THE MONUMENTAL BUILDING
What today remains of the old Sforzesco Castle is only a part of the original building restored by the Sforza family after the Milanese citizens had destroyed the Visconti Castle in 1447. At present, the Castle is a quadrilateral enclosing the PIAZZA DELLE ARMI, with its central tower facing the city designed by Filarete and later restored by Luca Beltrami and two cylindrical towers covered with bosses on each side (the TORRIONE DEI CARMINI and TORRIONE DI SANTO SPIRITO). At the beginning of the 20th century, some new buildings, which now house offices, were added to the walls facing south and west. The TORRE DI BONA DI SAVOIA is built on one side of the Rocchetta, just near the place where there was the old PORTA GIOVIA, one of the medieval gates providing access to the city. The FOSSATO MORTO (dead moat), which can be seen today around the inner walls of the castle, was the original moat around the medieval town walls.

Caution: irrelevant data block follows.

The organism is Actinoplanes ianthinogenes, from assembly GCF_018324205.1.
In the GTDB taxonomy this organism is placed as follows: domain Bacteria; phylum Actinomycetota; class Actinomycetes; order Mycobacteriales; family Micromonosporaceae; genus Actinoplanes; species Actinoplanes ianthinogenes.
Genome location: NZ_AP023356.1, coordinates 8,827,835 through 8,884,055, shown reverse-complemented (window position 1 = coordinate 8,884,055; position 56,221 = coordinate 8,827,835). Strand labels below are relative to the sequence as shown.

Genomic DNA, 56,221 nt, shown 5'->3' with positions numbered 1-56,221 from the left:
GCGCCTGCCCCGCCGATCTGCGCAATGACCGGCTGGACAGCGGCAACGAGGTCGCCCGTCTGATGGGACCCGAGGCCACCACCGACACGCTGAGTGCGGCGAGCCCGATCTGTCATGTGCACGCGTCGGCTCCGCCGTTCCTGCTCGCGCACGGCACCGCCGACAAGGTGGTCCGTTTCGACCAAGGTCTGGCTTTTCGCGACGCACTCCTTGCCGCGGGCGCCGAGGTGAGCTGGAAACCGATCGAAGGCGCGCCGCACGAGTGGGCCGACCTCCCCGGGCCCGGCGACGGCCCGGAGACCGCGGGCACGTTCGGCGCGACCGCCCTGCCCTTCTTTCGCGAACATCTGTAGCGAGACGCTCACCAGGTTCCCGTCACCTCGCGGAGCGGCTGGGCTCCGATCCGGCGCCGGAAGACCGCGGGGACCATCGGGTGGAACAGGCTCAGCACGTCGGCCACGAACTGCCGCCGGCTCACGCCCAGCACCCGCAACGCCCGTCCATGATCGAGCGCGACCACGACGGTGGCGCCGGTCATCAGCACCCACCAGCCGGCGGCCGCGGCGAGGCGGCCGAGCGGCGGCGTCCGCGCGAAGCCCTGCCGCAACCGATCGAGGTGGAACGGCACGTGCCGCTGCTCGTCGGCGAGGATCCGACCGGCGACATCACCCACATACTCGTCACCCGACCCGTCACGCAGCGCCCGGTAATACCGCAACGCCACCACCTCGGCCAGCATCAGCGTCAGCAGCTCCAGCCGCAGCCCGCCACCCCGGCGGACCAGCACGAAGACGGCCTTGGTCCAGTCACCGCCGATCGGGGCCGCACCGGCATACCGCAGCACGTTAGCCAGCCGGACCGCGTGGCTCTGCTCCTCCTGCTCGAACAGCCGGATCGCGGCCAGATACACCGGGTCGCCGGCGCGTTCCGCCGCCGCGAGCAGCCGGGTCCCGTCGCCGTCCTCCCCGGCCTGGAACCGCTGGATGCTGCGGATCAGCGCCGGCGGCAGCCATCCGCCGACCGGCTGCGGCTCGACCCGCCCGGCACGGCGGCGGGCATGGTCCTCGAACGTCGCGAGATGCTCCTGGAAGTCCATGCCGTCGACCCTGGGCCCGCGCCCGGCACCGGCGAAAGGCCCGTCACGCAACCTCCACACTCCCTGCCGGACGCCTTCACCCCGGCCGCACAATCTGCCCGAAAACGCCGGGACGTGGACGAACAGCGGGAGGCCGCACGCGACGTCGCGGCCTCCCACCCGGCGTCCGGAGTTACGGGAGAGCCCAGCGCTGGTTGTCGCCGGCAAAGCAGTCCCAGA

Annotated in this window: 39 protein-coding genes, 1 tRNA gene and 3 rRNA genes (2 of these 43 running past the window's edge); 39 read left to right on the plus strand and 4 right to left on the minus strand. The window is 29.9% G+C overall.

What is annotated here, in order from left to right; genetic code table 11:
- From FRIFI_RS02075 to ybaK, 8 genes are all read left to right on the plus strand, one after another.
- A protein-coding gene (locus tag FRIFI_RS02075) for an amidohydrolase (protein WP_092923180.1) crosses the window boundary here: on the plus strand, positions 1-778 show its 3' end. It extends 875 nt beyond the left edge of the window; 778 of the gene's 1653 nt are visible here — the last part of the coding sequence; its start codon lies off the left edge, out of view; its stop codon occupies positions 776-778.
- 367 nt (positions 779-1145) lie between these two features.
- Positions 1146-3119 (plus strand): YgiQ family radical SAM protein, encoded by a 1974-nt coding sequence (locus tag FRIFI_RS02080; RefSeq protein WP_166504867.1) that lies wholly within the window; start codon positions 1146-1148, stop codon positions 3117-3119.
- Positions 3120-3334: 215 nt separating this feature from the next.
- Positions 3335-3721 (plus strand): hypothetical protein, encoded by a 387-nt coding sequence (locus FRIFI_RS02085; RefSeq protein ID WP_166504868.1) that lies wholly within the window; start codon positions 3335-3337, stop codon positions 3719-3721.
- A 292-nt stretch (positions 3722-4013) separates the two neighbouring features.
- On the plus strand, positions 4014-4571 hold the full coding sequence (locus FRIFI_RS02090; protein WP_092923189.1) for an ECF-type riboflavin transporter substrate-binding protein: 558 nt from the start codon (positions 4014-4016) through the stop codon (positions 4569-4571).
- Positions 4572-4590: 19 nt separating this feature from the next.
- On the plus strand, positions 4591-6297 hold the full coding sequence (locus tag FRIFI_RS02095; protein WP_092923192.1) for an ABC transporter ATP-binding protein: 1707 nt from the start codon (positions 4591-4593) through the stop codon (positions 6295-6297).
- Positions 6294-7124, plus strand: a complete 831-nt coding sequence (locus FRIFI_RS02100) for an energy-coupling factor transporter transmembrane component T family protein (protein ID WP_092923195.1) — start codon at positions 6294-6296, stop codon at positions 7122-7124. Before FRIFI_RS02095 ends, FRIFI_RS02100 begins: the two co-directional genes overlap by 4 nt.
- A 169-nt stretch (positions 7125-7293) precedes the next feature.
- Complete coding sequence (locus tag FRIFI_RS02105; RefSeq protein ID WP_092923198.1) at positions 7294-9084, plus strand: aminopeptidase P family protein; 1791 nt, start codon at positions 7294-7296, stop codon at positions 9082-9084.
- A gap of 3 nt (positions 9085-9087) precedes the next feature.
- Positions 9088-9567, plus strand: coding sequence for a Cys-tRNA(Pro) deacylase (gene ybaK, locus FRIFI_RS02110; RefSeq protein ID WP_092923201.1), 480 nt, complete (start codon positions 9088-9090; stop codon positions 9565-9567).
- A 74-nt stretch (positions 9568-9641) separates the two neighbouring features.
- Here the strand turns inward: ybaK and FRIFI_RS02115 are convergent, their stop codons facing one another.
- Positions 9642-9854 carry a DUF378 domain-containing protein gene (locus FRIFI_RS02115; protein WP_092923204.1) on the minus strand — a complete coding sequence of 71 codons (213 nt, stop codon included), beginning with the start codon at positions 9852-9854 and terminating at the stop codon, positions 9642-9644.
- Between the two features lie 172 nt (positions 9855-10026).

The other part of the quadrilateral is covered by the ROCCHETTA and the DUCAL COURTYARD. The Rocchetta is the most protected area. Situated in the northwestern part of the castle, it is provided with high windowless walls, an inner courtyard and a square tower facing the surrounding countryside named TORRE CASTELLANA. On the ground floor of this tower is the SALA DEL TESORO (Treasury room), which contains the beautiful frescos painted by Bramantino. The Ducal Courtyard encloses the TORRE FALCONIERA. On the ground floor of the tower is the Sala delle Asse decorated with paintings by Leonardo da Vinci. On the first floor is the Sala XX, which was the bedroom of duchess Isabella d'Aragona, Gian Galeazzo Sforza's wife.
The U-shaped Ducal Courtyard encloses a pretty garden. On the short side is the PORTICO DELL'ELEFANTE, named after a fresco that is painted on the arcade. An elegant ramp of stairs leads to the LOGGETTA DI GALEAZZO MARIA, the ducal loggia on the first floor. The moat enclosing the above-mentioned quadrilateral was in its turn surrounded by another circle of defensive walls built during the Renaissance period with the aim of protecting both the walls to the east and west and the façade on the back facing the Sforza family's garden, the so-called BARCO. This second circle of walls was called GHIRLANDA. Provided with three circular towers and connected to the inner space by means of the RIVELLINI, (RIVELLINO DI SANTO SPIRITO, RIVELLINO DEI CARMINI), the Ghirlanda was destined for defensive purposes in case of attacks coming from the countryside.